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Now that the Talking Heads song is stuck in your head, try to wrap your mind around the pairing of Last Exorcism director Eric Newman, producer Eli Roth, and Se7en screenwriter Andrew Kevin Walker. The story of Psycho Killer focuses on a highway patrol officer avenging the murder of her husband by tracking down the serial killer that offed him. According to Variety, a bulk of the story follows the serial killer. The production is currently looking for a known, but not well known, leading lady. How badly do I want to suggest Frances McDormand despite her being super well known? Very badly. Do you have any suggestions?

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It’s time to put an end to it. Since David Edelstein’s 2006 article about Hostel, the phrase “Torture Porn” has been bloated short hand for any movie that features torture or excessive gore. Beyond being a misuse of the term, the problem with its spreading like an infection in an open wound caused by a crowbar is two-fold. One, it’s been tossed around so liberally that it barely has any meaning anymore. Two, when it does have meaning, it’s used as a loaded gun to take down a certain brand of film that deserves more thoughtful criticism.

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The Week That Was

With this week, Summer 2010 has officially gone. We are into September and here in Austin at Reject HQ, the temperature is back down into the 90s and we’re looking forward to seeing all of our genre-loving friends at the end of the month for Fantastic Fest. As you’ll begin to notice, we will soon become very preoccupied with what’s happening in the war room over at the Alamo Drafthouse, where the final slate for Fantastic Fest 2010 seems to be coming together quickly. But for now, there are still films in theaters and news from around the globe that have caught our interest. That interest was quickly turned into articles filled with biting commentary. Those articles are assembled here, in a weekly column we like to call The Week That Was…

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I’ve been excited to see The Last Exorcism for the last 5 months. Originally slated to play at this year’s South by Southwest Film Festival, the Eli Roth-produced horror film was quickly bought up by Lionsgate and subsequently pulled from the festival. A sad day indeed for horror fans who were already chomping at the bit to see the film. Here we are several months later and Lionsgate has pulled out all the stops for a wide release of The Last Exorcism this past weekend. It did very well for itself, going neck and neck with Takers for the top spot at the box office with just over $20 million in ticket sales. Not too shabby for a film produced outside the studio system with a production budget of less than $2 million. I had an opportunity to sit down with producer Eli Roth and director Daniel Stamm and talk about the film in detail. Cut to the interview, already in progress:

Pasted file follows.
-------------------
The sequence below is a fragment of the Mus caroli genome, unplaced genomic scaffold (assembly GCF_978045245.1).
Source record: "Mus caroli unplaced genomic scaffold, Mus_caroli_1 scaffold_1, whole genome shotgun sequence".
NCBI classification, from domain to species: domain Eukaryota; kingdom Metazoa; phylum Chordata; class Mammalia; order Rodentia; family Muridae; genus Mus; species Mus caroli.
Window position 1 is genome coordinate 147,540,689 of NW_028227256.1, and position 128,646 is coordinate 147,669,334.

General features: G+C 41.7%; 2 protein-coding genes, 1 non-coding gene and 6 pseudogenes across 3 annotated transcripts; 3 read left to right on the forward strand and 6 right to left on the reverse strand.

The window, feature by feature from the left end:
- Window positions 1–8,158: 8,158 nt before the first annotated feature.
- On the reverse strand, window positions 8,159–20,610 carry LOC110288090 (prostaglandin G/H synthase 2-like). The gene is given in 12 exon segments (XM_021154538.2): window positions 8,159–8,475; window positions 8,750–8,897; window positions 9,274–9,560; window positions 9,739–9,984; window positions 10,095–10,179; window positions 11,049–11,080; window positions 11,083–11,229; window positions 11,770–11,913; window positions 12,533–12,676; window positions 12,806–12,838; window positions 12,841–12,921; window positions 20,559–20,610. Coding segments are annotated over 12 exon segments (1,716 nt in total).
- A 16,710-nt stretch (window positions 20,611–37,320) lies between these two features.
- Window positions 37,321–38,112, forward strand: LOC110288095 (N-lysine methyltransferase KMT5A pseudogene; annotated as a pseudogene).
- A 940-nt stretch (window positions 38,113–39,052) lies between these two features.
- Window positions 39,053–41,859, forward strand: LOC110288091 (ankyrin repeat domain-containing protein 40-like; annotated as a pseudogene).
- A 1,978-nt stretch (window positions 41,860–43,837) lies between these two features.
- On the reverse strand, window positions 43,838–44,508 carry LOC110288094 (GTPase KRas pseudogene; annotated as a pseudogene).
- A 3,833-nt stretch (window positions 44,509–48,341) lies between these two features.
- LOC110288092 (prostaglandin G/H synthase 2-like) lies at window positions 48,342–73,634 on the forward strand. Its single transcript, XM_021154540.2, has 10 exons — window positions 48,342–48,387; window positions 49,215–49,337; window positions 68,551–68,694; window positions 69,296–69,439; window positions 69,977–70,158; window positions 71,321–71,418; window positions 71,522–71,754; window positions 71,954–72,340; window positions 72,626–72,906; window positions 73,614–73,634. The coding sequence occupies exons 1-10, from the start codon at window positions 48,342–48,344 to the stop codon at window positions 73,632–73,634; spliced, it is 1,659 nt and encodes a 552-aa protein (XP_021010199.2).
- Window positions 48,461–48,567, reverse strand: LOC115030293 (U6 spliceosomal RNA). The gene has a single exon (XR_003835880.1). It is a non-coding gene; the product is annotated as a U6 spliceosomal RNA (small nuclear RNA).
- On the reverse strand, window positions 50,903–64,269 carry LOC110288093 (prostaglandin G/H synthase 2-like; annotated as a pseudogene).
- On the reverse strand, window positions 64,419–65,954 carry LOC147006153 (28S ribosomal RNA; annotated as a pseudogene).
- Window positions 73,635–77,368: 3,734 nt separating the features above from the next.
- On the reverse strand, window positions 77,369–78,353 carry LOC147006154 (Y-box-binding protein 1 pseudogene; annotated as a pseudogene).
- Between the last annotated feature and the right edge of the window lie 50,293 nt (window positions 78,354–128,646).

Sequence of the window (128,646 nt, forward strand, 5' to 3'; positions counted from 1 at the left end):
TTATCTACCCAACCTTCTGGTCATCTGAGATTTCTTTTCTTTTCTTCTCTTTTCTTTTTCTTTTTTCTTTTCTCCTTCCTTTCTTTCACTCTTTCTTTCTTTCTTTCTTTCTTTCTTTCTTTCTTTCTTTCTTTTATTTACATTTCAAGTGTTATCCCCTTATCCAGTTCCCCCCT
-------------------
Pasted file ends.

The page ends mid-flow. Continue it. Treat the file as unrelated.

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This week, Fat Guy Kevin Carr dives into Spring Break at Lake Victoria, or at least that’s how it felt in 3D. He examined how similar Piranha 3D is to Eat Pray Love because piranhas eat their prey and all the bare boobies can inspire such self love. Then Kevin is chided by an ugly Emma Thompson for misbehaving, and suddenly she becomes a hottie. Finally, Kevin tries to determine whether vampires suck or if it’s just Vampires Suck that sucks.

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This might be the coolest thing we write about all day. I’m willing to make that prediction, despite the fact that it’s still early. The first teaser for Piranha 3D has hit the web, and it promises to take you somewhere that 3D has never gone before.

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One of the things that I like most about this year’s overall South by Southwest (SXSW) Film Festival line-up is the diversity. And if there’s one thing you’ll see in this year’s panel and shorts lineups, it is just that. Diversity.

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From the Inglourious Basterds DVD release, Eli Roth poses as yet another character (this time a Nazi) and tells a bit about propaganda.

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I often wonder if there is anyone else out there who is as ambivalent to Eli Roth as a director or producer as myself.

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The weekend is upon us once again, and with that comes a new batch of movies. Which of course, leads us to this weekend’s open movie review discussion. On tap this week is Quentin Tarantino’s much-anticipated World War II movie Inglourious Basterds.

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Fat Guys at the Movies

Kevin welcomes Neil back to the Magical Studio in the Sky from his emergency “gender re-clarification” surgery in the Netherlands. Neil celebrates his return by not seeing any movies, even though he wanted to see Inglourious Basterds.

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Inglourious Basterds has been a project talked about for almost a decade now, living only in the mind of Quentin Tarantino. Finally the film is almost here, and worth the wait. Take a minute though, and listen to a few warnings that come with this film.

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Today brings us a second full trailer for Quentin Tarantino’s Inglourious Basterds, a movie that is getting mixed reactions from critics — but we’ll be damned if it doesn’t look like a lot of fun.

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The folks over at BadTaste.it have unleashed that first international movie poster for Quentin Tarantino’s Inglourious Basterds, which made its debut at Cannes last month.

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Quentin Tarantino’s Inglourious Basterds has screened for the press at Cannes. And with that, the first round of reports are in. And while its clear that some writers are ready to run into battle with the ever-eclectic director, others are left sleeping in the barracks.